Telegraph: The law can’t cure cancer. But it can help the people who might

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Published in the Telegraph 22nd January 2015

Written by Lord Saatchi.

Cancer and its treatment is the number one cause of the untimely death of British citizens. There were around 165,000 cancer deaths this year – the same as last year and the same as next year.

Apparently, cancer is so complex that it is beyond the judgment and understanding of the human mind to comprehend all its variables.

This point was confirmed in a recent study by scientists at America’s distinguished Johns Hopkins University which concluded that many cancers are “just bad luck”.

The law cannot cure cancer. Parliament’s power, though awesome, is not sufficient. Only science can do that.

But the law does have the power to change the culture. Consider its impact on race, drink-driving, smoking in public places. No amount of exhortation or guidance from on high could have achieved what the law has done. No one would consider smoking in a restaurant today.

The Medical Innovation Bill, which tomorrow returns to the House of Lords for its third reading, does not offer some miracle treatment for a sofar incurable disease. But it will, I believe, encourage the men and women who will who find those cures.

This is why I hope the House of Lords will decide to pass the Medical Innovation Bill – a Bill that has been strongly supported by The Telegraph from the start – and send it to the House of Commons for approval.

This follows 18-months of line-by-line scrutiny by some of Britain’s greatest judges, doctors and scientists, with safeguards designed by Sir Bruce Keogh, Medical Director of the NHS and with the approval of the Government and many thousands of doctors and patients.

Here is the situation for many people today. When a patient with cancer or a child with a degenerative disease – such as Duchene muscular dystrophy – is handed a terminal diagnosis, when the doctor says there is nothing to be done other than offer standard treatments which are known not to work, two things happen.

First, the patient dies. Second, medical science is halted in its tracks by the repetition of the same, failed experiment. Doing the same thing, offering the same treatment, knowing it won’t work is madness.

Today, the law protects the doctor who carries out only standard procedures. It says that that doctor cannot be sued if – as it always will – the treatment fails.

My Bill won’t change that. A doctor can continue safely and legally prescribing the standard therapies if they wish. There will be no obligation to innovate. What the Bill will do is offer the same protection to a doctor who offers an innovative treatment to the dying patient – in advance of the treatment taking place, as long as they can get the support of at least one other relevantly qualified doctor.

It will encourage them to think beyond the standard treatment. It will allow them to see what else might – only might, for there are no guarantees – make a difference to the dying patient.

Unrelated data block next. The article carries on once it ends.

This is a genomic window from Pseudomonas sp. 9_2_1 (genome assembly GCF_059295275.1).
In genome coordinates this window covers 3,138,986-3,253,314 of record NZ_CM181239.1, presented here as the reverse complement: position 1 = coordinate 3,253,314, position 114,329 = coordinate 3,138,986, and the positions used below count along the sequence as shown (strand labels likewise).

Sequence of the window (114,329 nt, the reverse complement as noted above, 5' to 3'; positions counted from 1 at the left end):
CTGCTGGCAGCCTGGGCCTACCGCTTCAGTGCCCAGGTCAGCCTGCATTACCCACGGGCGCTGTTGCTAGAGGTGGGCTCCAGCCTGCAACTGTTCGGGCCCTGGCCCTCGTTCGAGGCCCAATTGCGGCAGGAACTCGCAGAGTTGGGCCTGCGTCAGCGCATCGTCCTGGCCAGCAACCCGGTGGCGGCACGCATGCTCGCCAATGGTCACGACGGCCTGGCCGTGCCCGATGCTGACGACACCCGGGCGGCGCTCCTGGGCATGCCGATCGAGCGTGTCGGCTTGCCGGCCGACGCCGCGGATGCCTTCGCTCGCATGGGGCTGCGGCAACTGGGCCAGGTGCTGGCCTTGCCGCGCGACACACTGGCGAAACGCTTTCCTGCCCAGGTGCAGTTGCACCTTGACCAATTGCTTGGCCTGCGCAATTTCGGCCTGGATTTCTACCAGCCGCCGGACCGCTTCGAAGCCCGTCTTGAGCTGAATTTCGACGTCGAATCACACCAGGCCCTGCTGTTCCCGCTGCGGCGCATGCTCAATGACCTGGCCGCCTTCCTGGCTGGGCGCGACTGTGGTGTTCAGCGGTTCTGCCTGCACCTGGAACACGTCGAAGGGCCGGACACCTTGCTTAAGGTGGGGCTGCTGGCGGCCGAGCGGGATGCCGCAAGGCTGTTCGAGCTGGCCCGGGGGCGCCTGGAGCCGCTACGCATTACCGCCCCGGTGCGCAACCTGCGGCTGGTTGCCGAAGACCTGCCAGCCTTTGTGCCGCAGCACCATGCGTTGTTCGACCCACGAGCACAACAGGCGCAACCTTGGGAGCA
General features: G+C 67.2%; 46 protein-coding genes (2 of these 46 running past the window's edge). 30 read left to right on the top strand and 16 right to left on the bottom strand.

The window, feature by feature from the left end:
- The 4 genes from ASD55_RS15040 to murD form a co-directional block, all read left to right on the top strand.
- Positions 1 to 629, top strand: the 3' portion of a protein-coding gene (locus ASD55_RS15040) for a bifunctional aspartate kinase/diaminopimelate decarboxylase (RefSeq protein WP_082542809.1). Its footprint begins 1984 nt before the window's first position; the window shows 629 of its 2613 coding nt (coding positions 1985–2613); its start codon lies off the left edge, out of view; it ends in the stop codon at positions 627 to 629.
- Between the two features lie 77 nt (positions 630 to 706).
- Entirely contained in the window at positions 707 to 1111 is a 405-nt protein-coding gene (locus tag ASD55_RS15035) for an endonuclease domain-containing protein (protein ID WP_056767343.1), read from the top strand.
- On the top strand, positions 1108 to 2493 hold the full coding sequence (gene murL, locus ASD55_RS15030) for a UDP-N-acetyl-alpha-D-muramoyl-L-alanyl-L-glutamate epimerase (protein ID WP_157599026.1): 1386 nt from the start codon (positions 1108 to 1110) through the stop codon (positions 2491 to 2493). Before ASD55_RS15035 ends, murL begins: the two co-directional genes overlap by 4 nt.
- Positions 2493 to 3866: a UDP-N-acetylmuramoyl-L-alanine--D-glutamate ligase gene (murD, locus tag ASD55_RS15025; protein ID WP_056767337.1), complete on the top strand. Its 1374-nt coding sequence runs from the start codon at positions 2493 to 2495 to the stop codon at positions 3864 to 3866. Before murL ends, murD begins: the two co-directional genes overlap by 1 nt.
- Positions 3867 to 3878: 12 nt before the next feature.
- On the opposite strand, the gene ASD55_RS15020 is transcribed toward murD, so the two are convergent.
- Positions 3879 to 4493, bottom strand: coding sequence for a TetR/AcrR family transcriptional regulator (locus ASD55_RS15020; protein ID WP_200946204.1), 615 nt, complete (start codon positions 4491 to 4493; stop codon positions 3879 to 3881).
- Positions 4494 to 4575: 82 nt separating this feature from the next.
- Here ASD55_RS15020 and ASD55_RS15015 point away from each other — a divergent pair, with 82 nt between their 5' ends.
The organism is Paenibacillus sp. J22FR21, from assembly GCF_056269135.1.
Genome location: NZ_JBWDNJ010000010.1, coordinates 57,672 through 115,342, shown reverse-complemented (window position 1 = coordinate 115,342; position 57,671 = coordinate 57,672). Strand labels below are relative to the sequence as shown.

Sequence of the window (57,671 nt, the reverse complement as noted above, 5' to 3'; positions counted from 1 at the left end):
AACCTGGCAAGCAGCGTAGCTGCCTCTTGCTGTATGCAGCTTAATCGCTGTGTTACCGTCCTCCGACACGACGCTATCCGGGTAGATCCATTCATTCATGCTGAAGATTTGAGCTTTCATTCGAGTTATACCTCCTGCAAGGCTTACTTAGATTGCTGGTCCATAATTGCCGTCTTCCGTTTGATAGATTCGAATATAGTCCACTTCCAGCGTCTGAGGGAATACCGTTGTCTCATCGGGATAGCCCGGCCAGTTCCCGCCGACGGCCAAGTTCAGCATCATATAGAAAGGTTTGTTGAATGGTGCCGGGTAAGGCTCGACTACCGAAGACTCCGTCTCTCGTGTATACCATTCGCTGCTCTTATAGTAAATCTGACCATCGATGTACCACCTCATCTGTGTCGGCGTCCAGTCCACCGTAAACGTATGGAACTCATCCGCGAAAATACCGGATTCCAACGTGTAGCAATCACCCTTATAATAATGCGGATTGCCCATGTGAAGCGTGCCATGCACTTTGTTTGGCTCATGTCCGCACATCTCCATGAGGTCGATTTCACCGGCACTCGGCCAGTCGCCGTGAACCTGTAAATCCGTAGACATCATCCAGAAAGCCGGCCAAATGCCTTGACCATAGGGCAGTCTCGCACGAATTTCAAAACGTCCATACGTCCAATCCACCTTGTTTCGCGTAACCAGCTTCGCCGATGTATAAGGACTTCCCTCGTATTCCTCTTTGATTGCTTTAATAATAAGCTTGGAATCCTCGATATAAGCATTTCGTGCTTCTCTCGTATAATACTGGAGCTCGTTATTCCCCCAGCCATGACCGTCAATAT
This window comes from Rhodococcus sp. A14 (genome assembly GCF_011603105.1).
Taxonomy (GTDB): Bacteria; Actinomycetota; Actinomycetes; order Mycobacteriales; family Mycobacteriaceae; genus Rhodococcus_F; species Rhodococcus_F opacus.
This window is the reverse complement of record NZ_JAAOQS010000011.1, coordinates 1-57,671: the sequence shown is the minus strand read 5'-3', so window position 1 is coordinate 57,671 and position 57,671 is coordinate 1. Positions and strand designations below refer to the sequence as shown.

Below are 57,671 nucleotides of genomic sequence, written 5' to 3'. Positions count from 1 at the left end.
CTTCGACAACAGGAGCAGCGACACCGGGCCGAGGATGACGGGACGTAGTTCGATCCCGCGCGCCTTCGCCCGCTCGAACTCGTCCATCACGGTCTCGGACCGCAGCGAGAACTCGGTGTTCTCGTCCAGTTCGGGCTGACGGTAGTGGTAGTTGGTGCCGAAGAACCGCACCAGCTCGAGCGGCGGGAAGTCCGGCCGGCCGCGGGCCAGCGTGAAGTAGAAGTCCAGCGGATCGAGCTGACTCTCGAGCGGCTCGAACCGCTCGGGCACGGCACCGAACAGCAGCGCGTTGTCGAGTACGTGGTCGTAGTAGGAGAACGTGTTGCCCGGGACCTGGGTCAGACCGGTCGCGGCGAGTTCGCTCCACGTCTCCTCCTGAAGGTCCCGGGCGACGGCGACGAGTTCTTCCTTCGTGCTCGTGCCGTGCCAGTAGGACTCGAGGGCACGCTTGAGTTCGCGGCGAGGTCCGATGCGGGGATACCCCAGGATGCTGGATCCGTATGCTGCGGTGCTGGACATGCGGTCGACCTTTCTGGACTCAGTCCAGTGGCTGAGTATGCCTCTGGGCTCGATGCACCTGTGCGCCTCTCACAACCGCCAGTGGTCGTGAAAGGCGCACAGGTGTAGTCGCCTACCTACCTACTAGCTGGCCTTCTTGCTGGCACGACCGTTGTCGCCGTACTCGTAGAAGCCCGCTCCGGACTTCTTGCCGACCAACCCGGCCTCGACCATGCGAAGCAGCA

It will change the culture of defensive medicine to one where the balance of risk is gently recalibrated making it permissible to consider trying something new, something less well documented than the well-worn path to death.

And lest there be any doubt about what is responsible for the culture of defensive medicine, look at the facts. Last year we, the taxpayer, paid out £1.2bn to meet negligence claims against the NHS, a figure that has doubled in five years. According to the Treasury, we the people have a further liability for a staggering £26bn, up £2bn since last year.

Many who have had concerns about the Bill have pointed out that if it is to make a difference to medical science, then the results of innovations need to be documented and be shared so that other doctors and scientists can make use of the results – avoid the failures and try to repeat the successes by setting up full medical trials.

Yesterday, the Genetic Alliance UK wrote to Lords saying it was vital that “registries are created to enable the collection and exploitation of real-world patient data, and promote the sharing of research findings and best practice.” The Government agrees that the collection and sharing of new data derived from innovation will both advance scientific knowledge and provide the accountability and transparence required for patient safety

The Bill encapsulates what is seen as by the top hospitals as best practice – that is discussing innovative treatments with expert colleagues in advance of that treatment. Doing this means that doctors can formulate the best options – and calculate the risks to the patient. The Bill says if doctors do this and write it all down and get the patient’s consent, they will be legally protected.

This is why I hope today my Bill, soundly tested, forensically analysed line by line by my colleagues in the Lords who number among them some of Britain’s top legal and medical brains – and amended by them – will pass to the Commons.

And it is why Regius Professor of Medicine at Oxford University Prof Sir John Bell says: “There will be no cure for cancer until real doctors with real patients in real hospitals can attempt an innovation.”

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